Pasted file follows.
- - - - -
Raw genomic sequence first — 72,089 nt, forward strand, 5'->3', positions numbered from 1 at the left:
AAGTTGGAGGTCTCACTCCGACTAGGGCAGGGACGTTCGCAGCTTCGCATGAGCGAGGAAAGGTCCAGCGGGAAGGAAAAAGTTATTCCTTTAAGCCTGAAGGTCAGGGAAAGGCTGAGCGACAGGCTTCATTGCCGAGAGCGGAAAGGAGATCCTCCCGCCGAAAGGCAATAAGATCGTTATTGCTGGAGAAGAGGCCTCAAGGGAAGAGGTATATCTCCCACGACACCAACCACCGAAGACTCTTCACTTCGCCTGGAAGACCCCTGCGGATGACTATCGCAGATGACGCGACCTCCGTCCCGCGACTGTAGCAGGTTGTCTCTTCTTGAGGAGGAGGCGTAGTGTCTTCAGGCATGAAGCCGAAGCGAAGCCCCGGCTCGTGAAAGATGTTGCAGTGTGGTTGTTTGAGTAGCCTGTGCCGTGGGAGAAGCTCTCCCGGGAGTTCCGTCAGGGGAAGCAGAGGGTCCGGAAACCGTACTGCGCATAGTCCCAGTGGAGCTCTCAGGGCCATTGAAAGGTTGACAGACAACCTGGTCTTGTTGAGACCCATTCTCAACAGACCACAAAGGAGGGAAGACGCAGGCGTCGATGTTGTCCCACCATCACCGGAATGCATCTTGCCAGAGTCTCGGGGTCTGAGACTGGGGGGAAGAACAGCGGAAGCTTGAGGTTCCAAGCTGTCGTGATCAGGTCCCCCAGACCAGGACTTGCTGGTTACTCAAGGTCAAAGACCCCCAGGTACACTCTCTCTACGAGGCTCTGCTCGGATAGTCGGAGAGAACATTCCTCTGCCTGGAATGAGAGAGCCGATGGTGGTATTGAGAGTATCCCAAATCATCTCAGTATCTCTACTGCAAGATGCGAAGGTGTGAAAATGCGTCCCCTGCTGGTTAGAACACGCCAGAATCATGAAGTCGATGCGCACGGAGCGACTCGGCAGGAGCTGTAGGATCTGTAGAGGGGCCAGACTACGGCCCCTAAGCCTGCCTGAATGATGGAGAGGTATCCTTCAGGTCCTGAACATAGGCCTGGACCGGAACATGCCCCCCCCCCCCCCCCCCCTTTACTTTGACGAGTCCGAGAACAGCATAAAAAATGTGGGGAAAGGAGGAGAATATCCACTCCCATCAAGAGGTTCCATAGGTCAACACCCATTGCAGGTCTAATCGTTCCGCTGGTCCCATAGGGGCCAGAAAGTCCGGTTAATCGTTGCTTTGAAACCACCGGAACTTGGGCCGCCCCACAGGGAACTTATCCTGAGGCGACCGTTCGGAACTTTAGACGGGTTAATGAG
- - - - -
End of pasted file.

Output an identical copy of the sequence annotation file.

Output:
Raw genomic sequence first — 72,089 nt, forward strand, 5'->3', positions numbered from 1 at the left:
AAGTTGGAGGTCTCACTCCGACTAGGGCAGGGACGTTCGCAGCTTCGCATGAGCGAGGAAAGGTCCAGCGGGAAGGAAAAAGTTATTCCTTTAAGCCTGAAGGTCAGGGAAAGGCTGAGCGACAGGCTTCATTGCCGAGAGCGGAAAGGAGATCCTCCCGCCGAAAGGCAATAAGATCGTTATTGCTGGAGAAGAGGCCTCAAGGGAAGAGGTATATCTCCCACGACACCAACCACCGAAGACTCTTCACTTCGCCTGGAAGACCCCTGCGGATGACTATCGCAGATGACGCGACCTCCGTCCCGCGACTGTAGCAGGTTGTCTCTTCTTGAGGAGGAGGCGTAGTGTCTTCAGGCATGAAGCCGAAGCGAAGCCCCGGCTCGTGAAAGATGTTGCAGTGTGGTTGTTTGAGTAGCCTGTGCCGTGGGAGAAGCTCTCCCGGGAGTTCCGTCAGGGGAAGCAGAGGGTCCGGAAACCGTACTGCGCATAGTCCCAGTGGAGCTCTCAGGGCCATTGAAAGGTTGACAGACAACCTGGTCTTGTTGAGACCCATTCTCAACAGACCACAAAGGAGGGAAGACGCAGGCGTCGATGTTGTCCCACCATCACCGGAATGCATCTTGCCAGAGTCTCGGGGTCTGAGACTGGGGGGAAGAACAGCGGAAGCTTGAGGTTCCAAGCTGTCGTGATCAGGTCCCCCAGACCAGGACTTGCTGGTTACTCAAGGTCAAAGACCCCCAGGTACACTCTCTCTACGAGGCTCTGCTCGGATAGTCGGAGAGAACATTCCTCTGCCTGGAATGAGAGAGCCGATGGTGGTATTGAGAGTATCCCAAATCATCTCAGTATCTCTACTGCAAGATGCGAAGGTGTGAAAATGCGTCCCCTGCTGGTTAGAACACGCCAGAATCATGAAGTCGATGCGCACGGAGCGACTCGGCAGGAGCTGTAGGATCTGTAGAGGGGCCAGACTACGGCCCCTAAGCCTGCCTGAATGATGGAGAGGTATCCTTCAGGTCCTGAACATAGGCCTGGACCGGAACATGCCCCCCCCCCCCCCCCCCCTTTACTTTGACGAGTCCGAGAACAGCATAAAAAATGTGGGGAAAGGAGGAGAATATCCACTCCCATCAAGAGGTTCCATAGGTCAACACCCATTGCAGGTCTAATCGTTCCGCTGGTCCCATAGGGGCCAGAAAGTCCGGTTAATCGTTGCTTTGAAACCACCGGAACTTGGGCCGCCCCACAGGGAACTTATCCTGAGGCGACCGTTCGGAACTTTAGACGGGTTAATGAG